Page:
Like everywhere else in the world, our research has been severely impacted by COVID-19. All the labs at the University of Mississippi School of Pharmacy were shut down, including ours, for almost two months. We became partially operational starting mid-May at a much-reduced capacity. Accepting the reality that this will remain for a while, in the coming year, we hope to publish more in the area of fluorinated heterocycles, expand our research directions in fragment-based screening to merge our efforts of antibacterial discovery and fluorine chemistry. We also hope to continue our multidisciplinary collaboration on the tuberculosis drug discovery front. We are excited about our recent discovery of a new class of compounds that specifically inhibit Mtb’s growth and survival. We observed broad-spectrum activity through different chemical modifications of the parent compound, including MRSA and VRE. We are investigating the mechanism of action (MoA) and the biomolecular target. The parent compound’s MoA is unknown, whereas interestingly, some analogs target a protein called, MraY, which is involved in bacterial cell wall synthesis. We are definitely looking forward to resuming travel next year and attend conferences.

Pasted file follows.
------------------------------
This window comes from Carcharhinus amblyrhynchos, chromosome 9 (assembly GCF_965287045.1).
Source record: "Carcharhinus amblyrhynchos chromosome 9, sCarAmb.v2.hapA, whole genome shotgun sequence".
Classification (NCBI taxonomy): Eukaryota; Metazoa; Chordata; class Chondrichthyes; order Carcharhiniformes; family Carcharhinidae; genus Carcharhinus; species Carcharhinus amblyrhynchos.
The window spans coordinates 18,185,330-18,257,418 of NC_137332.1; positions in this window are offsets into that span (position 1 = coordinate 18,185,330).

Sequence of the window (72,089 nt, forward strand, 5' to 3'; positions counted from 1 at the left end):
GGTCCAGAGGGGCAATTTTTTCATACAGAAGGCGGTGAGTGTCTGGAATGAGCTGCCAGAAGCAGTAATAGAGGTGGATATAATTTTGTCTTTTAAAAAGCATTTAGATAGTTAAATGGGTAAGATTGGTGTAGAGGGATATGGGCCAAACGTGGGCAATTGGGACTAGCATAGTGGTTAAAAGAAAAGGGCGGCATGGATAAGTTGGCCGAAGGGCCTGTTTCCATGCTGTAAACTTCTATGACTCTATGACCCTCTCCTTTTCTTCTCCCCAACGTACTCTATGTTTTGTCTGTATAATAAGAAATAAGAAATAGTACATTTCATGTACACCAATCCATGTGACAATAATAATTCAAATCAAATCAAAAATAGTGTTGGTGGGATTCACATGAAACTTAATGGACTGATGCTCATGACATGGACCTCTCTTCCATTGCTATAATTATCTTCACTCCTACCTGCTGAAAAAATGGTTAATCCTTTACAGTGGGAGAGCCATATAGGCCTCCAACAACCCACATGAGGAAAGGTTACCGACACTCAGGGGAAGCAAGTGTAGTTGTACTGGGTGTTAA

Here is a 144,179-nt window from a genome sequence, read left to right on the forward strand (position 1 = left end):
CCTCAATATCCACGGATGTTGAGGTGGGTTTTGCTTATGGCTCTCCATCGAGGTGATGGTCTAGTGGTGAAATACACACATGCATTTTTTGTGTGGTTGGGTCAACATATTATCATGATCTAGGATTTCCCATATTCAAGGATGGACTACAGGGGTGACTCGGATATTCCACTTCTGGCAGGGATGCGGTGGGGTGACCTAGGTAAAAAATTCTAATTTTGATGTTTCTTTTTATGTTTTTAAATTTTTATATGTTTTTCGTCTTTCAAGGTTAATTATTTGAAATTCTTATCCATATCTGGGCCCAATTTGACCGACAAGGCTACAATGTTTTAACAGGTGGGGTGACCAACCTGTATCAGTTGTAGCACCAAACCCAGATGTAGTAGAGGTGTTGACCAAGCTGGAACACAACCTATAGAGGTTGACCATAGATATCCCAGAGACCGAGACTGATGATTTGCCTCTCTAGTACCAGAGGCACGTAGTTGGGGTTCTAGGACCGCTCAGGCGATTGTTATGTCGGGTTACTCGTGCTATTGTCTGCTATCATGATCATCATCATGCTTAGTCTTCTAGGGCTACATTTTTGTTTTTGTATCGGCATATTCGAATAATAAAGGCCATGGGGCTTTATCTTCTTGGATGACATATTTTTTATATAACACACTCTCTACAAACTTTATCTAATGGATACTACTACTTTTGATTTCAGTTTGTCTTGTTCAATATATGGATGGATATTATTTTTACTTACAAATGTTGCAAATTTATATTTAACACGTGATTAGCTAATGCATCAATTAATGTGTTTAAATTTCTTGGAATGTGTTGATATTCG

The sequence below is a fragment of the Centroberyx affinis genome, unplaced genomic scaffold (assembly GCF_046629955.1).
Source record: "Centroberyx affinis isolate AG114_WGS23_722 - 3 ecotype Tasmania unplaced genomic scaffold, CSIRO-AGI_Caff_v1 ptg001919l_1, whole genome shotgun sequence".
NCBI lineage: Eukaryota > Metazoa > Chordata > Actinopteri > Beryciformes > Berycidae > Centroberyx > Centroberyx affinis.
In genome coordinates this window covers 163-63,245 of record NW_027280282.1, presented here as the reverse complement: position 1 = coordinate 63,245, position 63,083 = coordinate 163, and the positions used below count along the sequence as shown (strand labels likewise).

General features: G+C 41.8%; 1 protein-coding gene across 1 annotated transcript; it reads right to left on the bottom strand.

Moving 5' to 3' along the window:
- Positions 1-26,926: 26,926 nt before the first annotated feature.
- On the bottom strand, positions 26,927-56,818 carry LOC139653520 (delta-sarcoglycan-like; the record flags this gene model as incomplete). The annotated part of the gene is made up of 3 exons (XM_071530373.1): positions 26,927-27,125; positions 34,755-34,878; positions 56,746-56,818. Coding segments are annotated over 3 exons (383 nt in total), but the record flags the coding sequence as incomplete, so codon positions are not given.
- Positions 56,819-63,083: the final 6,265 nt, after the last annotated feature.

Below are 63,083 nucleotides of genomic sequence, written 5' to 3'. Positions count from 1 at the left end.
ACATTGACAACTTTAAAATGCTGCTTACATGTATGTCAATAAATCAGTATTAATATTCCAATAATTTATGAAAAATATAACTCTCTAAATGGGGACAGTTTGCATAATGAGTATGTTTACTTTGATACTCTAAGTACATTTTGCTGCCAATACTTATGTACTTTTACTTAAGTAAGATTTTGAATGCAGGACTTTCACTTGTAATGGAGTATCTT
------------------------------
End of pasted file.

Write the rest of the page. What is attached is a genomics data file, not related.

Describe your journey to becoming an independent researcher.
I have always been interested in chemistry and pursued B.Sc in chemistry from St. Stephen’s College in India and an M.Sc. in organic chemistry from the University of Delhi in India. During my Ph.D., I worked on the total synthesis of tetrahydrofuran-containing natural products with an anti-cancer activity that sparked my interest in small molecules’ biological applications. Hence, I expanded my focus to a more applied field of medicinal chemistry and drug discovery during my postdoctoral tenure. At the University of Kansas, I was part of the NIH-funded Molecular Libraries Probe Production Centers Network (MLPCN) Specialized Chemistry Center, where I participated in several drug-discovery projects in therapeutic areas ranging from mitochondrial permeability transition pore (mtPTP), multiple sclerosis, Alzheimer’s disease, and cardiovascular disease, to name a few. At the UNC Eshelman School of Pharmacy, I gained experience in developing inhibitors of RNA-binding proteins Hu antigen R and Musashi-1 RNA-binding proteins that are overexpressed in breast and pancreatic cancers. Through these experiences, I realized one of my strengths is building a team and leading multidisciplinary collaborative projects. It gives me a tremendous opportunity and pleasure to learn something completely new that I have never done before and integrate those skill sets in drug discovery projects.